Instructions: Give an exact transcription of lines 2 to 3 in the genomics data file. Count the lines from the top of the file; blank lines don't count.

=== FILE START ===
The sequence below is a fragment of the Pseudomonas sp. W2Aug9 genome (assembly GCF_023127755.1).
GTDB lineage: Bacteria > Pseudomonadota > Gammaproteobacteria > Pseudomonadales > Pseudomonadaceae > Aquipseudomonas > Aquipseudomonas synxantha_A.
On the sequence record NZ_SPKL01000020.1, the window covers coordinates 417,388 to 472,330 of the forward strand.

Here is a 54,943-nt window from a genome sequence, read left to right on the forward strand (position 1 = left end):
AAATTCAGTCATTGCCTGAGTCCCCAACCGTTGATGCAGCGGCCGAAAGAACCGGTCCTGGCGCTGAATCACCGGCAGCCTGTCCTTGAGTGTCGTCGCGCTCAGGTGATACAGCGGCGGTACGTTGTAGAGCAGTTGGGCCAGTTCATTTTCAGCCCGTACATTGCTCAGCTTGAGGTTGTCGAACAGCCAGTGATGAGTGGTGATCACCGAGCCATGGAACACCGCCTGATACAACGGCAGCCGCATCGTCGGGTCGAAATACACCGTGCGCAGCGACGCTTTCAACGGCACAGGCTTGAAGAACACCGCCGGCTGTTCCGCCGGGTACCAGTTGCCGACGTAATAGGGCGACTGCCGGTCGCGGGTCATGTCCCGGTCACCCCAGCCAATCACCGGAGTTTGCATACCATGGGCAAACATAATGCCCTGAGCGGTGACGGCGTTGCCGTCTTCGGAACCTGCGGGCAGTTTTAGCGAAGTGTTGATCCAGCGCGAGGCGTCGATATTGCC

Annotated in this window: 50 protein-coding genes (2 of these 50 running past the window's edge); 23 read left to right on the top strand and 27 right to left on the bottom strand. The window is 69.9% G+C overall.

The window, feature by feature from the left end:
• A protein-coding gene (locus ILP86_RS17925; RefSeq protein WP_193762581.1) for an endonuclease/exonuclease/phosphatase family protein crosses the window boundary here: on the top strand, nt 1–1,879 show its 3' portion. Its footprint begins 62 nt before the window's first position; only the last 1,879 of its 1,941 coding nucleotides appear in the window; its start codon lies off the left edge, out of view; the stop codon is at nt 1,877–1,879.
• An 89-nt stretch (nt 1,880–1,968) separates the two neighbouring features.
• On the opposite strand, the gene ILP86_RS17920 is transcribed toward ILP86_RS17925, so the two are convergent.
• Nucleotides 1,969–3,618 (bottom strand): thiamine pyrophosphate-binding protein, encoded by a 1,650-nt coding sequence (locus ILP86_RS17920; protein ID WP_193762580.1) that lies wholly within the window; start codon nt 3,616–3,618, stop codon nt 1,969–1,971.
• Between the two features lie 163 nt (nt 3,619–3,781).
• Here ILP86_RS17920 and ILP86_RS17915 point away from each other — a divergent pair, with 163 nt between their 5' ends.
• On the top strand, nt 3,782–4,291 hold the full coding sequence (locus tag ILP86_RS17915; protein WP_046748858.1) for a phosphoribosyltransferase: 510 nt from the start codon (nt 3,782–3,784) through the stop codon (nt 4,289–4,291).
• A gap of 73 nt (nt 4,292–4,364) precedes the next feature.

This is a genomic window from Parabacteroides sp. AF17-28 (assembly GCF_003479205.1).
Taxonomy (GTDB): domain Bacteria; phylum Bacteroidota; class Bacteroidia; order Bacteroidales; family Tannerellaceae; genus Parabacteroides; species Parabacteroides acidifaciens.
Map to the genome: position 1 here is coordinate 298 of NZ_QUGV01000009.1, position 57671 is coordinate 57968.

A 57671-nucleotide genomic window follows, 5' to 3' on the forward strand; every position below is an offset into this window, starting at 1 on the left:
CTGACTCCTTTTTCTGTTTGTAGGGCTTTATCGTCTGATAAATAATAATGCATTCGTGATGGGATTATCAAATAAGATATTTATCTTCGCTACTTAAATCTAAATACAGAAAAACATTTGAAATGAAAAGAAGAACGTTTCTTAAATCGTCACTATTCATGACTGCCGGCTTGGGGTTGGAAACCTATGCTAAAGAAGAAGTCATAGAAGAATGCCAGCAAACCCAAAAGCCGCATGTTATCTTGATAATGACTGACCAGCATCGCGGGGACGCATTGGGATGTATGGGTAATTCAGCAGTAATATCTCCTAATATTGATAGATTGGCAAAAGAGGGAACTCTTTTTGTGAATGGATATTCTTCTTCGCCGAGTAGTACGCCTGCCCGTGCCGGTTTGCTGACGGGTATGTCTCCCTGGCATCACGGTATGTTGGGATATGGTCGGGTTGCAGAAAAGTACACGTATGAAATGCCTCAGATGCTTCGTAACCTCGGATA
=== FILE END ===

GTDB lineage: Bacteria > Pseudomonadota > Gammaproteobacteria > Pseudomonadales > Pseudomonadaceae > Aquipseudomonas > Aquipseudomonas synxantha_A.
On the sequence record NZ_SPKL01000020.1, the window covers coordinates 417,388 to 472,330 of the forward strand.